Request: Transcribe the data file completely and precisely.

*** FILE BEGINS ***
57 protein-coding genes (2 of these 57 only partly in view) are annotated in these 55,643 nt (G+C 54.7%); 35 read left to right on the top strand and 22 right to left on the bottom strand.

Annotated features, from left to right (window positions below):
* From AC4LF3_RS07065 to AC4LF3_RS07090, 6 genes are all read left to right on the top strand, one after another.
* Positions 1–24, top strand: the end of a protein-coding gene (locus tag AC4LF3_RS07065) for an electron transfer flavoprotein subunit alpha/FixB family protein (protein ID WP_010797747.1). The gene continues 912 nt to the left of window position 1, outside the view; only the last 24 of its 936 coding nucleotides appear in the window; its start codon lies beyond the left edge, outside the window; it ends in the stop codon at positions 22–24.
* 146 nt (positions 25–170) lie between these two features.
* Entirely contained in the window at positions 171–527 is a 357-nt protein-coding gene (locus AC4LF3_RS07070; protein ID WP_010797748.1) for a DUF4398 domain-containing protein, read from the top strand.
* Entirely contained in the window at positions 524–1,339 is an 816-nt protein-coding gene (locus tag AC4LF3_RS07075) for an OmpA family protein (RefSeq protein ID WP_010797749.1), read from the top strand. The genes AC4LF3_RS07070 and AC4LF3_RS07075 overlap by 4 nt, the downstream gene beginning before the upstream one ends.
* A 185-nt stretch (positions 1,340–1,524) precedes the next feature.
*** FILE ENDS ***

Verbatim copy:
57 protein-coding genes (2 of these 57 only partly in view) are annotated in these 55,643 nt (G+C 54.7%); 35 read left to right on the top strand and 22 right to left on the bottom strand.

Annotated features, from left to right (window positions below):
* From AC4LF3_RS07065 to AC4LF3_RS07090, 6 genes are all read left to right on the top strand, one after another.
* Positions 1–24, top strand: the end of a protein-coding gene (locus tag AC4LF3_RS07065) for an electron transfer flavoprotein subunit alpha/FixB family protein (protein ID WP_010797747.1). The gene continues 912 nt to the left of window position 1, outside the view; only the last 24 of its 936 coding nucleotides appear in the window; its start codon lies beyond the left edge, outside the window; it ends in the stop codon at positions 22–24.
* 146 nt (positions 25–170) lie between these two features.
* Entirely contained in the window at positions 171–527 is a 357-nt protein-coding gene (locus AC4LF3_RS07070; protein ID WP_010797748.1) for a DUF4398 domain-containing protein, read from the top strand.
* Entirely contained in the window at positions 524–1,339 is an 816-nt protein-coding gene (locus tag AC4LF3_RS07075) for an OmpA family protein (RefSeq protein ID WP_010797749.1), read from the top strand. The genes AC4LF3_RS07070 and AC4LF3_RS07075 overlap by 4 nt, the downstream gene beginning before the upstream one ends.
* A 185-nt stretch (positions 1,340–1,524) precedes the next feature.